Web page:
Metricon wins land-tax case – everyone loses
The national pastime of withholding land from use and enforcing scarcity has been boosted in the NSW Supreme Court when developer Metricon won a land tax case against the Chief Commissioner of State Revenue.
Metricon successfully argued grazing a few cows to keep the grass down on land it had bought for residential development made it a primary producer and exempt from land tax.
Metricon did not buy Terranora to raise cattle – it is a building firm, not a grazier. Their intent is crystal clear.
This ugly precedent will embolden englobo landbanking Australia-wide and needs to be appealed to protect the integrity of State Land Tax and government revenues.
Metricon bought a farm in Terranora, NSW, in 2008 for $60 million, spent $2.2 million on consultants planning its “Altitude Aspire” residential development and engaged in some residential letting on the property.
The company was charged land tax on the property for five years which Metricon objected to on the grounds that the property’s dominant use was agriculture. Metricon said it should have received a land-tax exemption over that time.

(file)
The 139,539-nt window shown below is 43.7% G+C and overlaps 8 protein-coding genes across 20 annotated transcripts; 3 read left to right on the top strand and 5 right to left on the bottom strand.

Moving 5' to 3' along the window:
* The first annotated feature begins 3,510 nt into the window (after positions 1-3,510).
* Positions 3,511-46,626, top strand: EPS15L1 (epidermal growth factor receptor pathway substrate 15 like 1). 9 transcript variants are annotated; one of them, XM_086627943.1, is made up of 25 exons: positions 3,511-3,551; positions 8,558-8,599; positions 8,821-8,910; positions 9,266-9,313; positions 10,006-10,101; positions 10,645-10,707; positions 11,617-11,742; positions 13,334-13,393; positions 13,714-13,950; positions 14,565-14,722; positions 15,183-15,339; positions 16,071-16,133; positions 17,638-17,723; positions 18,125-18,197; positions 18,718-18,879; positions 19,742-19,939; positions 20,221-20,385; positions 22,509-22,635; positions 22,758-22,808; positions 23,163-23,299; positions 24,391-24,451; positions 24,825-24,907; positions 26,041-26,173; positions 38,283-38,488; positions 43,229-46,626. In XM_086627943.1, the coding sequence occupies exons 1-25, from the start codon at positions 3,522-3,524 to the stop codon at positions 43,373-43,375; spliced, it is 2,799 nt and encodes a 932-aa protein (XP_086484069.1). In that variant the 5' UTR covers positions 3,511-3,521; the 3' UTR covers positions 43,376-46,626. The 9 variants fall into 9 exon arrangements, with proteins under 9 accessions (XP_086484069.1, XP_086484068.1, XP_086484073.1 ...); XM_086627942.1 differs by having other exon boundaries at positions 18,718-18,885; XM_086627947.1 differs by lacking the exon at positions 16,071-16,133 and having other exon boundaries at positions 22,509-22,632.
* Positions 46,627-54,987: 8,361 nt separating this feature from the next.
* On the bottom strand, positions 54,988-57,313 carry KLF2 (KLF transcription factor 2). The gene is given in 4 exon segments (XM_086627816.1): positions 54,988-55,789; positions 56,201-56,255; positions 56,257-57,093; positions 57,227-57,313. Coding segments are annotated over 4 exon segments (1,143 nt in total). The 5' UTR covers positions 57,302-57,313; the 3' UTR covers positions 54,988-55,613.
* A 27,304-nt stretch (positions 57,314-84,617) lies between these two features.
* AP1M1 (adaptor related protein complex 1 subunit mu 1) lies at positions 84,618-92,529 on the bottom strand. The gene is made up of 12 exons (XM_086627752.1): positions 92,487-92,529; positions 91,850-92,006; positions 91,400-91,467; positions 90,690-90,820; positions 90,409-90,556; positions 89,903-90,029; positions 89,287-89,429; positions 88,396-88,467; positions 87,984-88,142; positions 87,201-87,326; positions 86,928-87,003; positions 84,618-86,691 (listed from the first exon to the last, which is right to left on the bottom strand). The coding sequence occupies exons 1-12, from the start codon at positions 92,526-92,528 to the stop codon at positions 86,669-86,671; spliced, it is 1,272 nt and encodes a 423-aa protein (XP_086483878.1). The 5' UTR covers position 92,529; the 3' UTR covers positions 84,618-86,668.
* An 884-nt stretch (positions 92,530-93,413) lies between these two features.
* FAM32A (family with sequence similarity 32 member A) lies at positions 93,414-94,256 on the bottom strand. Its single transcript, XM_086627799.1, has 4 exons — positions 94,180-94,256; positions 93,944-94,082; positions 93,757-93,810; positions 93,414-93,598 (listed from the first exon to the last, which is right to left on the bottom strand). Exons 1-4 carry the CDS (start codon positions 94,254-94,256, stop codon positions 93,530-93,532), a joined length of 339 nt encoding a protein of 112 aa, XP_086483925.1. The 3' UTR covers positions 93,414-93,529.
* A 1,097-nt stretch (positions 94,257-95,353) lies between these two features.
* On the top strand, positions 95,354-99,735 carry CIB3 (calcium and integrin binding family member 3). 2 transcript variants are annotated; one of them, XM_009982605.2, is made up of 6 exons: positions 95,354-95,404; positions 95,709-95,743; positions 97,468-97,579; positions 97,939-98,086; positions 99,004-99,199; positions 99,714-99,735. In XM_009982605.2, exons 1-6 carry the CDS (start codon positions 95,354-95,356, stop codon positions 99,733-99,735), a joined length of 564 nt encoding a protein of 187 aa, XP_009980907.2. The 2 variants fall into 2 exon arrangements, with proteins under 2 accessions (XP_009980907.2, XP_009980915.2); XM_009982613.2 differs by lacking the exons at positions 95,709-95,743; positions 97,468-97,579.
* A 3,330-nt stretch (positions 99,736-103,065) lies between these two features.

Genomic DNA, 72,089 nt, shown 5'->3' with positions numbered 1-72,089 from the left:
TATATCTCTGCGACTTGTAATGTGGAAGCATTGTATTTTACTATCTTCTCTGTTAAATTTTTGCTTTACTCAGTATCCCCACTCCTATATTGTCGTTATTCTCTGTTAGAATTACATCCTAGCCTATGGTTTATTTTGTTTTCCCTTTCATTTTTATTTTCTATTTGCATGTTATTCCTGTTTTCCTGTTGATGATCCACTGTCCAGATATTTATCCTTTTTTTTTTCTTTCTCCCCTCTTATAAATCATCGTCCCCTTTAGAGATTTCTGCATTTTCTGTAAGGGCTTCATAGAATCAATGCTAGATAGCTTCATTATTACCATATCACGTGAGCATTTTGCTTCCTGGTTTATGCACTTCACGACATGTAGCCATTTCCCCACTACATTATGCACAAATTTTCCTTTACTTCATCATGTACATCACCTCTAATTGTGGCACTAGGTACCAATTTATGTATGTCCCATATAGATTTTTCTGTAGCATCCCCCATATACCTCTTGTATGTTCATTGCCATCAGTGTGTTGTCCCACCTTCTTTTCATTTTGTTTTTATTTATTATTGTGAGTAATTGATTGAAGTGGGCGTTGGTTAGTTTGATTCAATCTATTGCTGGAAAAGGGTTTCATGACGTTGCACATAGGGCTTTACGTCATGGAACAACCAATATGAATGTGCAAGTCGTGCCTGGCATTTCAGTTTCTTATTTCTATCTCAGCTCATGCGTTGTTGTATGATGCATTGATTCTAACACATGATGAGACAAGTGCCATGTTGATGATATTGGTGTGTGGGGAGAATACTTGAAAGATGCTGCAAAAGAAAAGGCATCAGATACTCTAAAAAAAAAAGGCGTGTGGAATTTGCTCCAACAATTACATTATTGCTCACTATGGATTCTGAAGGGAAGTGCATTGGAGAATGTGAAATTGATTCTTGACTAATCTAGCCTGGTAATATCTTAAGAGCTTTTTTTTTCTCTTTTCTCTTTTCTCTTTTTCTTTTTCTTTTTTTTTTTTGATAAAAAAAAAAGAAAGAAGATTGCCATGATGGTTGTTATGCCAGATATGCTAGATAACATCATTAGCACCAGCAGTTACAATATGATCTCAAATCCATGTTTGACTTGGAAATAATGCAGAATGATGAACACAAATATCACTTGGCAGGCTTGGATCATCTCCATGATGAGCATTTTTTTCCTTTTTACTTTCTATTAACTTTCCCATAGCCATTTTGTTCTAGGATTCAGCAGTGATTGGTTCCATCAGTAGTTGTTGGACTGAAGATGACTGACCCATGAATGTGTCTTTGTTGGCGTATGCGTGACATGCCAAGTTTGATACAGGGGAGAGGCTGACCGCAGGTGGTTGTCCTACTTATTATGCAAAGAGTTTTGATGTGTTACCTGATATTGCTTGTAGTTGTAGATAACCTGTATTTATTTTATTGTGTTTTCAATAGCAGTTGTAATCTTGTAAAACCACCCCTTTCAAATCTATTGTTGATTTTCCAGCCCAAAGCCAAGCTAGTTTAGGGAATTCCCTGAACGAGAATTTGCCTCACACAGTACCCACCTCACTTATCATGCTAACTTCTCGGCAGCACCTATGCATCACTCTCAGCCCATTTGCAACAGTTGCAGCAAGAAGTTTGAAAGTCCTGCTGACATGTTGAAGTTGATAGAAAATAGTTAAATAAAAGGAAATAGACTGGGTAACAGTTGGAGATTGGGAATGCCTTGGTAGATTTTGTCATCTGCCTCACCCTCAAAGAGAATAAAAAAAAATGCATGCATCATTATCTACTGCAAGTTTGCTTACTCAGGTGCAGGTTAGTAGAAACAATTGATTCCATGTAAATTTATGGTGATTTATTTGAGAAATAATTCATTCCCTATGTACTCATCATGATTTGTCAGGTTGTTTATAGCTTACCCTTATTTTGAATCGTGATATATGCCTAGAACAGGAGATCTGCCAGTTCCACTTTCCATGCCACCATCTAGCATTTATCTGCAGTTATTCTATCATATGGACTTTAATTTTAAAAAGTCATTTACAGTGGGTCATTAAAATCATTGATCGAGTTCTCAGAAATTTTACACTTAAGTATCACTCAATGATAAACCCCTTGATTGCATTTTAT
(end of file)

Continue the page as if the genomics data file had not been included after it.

Justice White of the NSW Supreme Court set aside most of the land-tax assessments after weighing up the activities conducted on the property. He held that, “on balance”, the primary production use was the most dominant.
Land tax is assessed on the market value of land holdings. This is the only meaningful criteria for measuring land tax liabilities and the distortions due to blanket exemptions like primary production and principal residence twist land use and behaviour.
State revenue offices value land with the biennial market valuations performed to determine council rates.
How can I claim everyone loses when Metricon just saved itself some tax – surely they won something?
Developers lose when they are deflected from putting land to use by building on it. Metricon invested $60 million in the Terranora land eight years ago. Their capital deployed to construction would have turned ten or a dozen times by now, generating profits, economic activity and buildings for us all to use. Metricon shareholders should be angry at such a poor use of the balance sheet.
Land tax is a small but insistent deterrent to long-term landbanking. Restoring it’s integrity by removing the myriad exemptions will drive land into use – and the cattle onto fresh pasture.